Eventually, a few weeks later, I completed the chemotherapy course and a month later started a course of 22 radiation therapy sessions.
We did it!
Five years later, as I saw the oncologist again for that final check-up, I was a bit shaky. When he declared that I was in full remission, it was a Yes! We did it! I’m healed! It was such a magical moment. It was just before lunch-time and he suggested we go for lunch together – we’d become good friends by then. He was my age. When we arrived at the dessert he said, “Do you remember that first time I saw you, when I said that you had a fifty-percent chance to recover?”
“Yes, of course, how could I forget it?” I replied.
“I want to apologise for that. I was lying. You had at the very most a five-to-ten-percent chance, but I felt I needed to say what I said. I want to apologise for lying to you.”
“No, you were fully tuned into what I needed to hear, so don’t apologise. It’s I who need to thank you for saying it. That’s what created the opening,” I replied.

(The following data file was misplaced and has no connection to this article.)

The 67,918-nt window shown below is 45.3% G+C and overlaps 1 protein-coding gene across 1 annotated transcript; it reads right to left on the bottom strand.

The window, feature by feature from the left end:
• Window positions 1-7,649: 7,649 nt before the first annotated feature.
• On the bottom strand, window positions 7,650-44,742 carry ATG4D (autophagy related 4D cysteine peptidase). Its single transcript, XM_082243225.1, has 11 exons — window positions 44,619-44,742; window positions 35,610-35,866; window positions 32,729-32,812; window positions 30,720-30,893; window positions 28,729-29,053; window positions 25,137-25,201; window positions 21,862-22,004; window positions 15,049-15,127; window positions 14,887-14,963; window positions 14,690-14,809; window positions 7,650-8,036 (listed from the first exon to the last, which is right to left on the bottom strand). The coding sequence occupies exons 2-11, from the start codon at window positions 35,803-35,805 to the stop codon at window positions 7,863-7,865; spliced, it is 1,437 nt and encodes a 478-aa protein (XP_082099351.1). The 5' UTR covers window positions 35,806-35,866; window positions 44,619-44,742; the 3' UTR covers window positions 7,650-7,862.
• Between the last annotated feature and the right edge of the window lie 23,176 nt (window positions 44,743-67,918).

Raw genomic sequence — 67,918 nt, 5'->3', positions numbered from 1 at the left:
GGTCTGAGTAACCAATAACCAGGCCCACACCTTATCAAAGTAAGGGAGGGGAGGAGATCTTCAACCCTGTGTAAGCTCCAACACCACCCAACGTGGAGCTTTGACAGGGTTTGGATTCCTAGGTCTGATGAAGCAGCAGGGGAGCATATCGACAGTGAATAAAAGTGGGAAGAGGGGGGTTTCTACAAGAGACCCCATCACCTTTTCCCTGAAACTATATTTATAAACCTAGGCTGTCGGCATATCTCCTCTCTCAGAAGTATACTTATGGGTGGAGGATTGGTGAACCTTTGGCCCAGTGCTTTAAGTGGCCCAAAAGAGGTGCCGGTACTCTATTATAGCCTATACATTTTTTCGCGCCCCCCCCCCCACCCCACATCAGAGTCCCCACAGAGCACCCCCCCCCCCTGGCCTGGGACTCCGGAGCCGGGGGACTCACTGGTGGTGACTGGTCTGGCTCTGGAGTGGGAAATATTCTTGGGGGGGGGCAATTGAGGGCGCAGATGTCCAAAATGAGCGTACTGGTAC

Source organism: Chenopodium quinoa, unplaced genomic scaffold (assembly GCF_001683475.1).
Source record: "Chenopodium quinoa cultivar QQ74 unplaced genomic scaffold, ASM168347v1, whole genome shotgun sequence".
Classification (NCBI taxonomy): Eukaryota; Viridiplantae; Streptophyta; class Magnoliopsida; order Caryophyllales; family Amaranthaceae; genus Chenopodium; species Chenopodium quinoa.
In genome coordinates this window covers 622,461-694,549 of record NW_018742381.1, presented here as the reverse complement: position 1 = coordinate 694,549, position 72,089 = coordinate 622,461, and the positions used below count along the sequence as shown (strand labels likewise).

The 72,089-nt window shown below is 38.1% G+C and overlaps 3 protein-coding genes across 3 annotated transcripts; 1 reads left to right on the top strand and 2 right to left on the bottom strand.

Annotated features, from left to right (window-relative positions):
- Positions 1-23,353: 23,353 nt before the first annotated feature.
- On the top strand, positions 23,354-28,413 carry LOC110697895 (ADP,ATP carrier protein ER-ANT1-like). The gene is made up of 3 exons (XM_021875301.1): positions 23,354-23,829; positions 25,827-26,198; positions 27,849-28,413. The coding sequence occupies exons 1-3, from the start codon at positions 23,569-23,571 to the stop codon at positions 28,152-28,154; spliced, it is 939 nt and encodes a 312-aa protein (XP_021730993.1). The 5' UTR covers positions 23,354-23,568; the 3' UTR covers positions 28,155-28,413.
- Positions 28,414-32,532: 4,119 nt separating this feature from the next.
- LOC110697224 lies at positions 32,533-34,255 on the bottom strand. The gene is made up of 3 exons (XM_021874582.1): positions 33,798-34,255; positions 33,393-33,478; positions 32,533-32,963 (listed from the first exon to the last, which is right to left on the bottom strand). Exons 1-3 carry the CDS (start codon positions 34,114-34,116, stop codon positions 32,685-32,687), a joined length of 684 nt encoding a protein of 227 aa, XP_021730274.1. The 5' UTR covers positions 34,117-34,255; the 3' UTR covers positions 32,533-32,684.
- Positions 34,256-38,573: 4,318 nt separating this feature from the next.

He was relieved to hear me say that.
This challenging journey opened up two important avenues of exploration for me. One, What is this vitality that animates all living beings? And second, What is the nature of healing?
It also raised the topic around healing, What is it that makes this physical form respond to changes in understanding, changes in attitude, changes in perspective?
These themes colour my craniosacral practice and teaching, especially.
And more broadly, it brought up this wider inquiry, What is it all about? Why are we here in this physical form?
Osho was such a resource for Geeta and me! We were in contact with him through letters and through Hasya, so Osho knew my situation. In one discourse he said that I was giving all indications that I would die consciously. And in another he mentioned that the doctor had said I would die in two months and that now I had only one month left. Also that I was taking my death with joy. Yet he knew that I would most probably have more time… or was he seeing the bigger picture?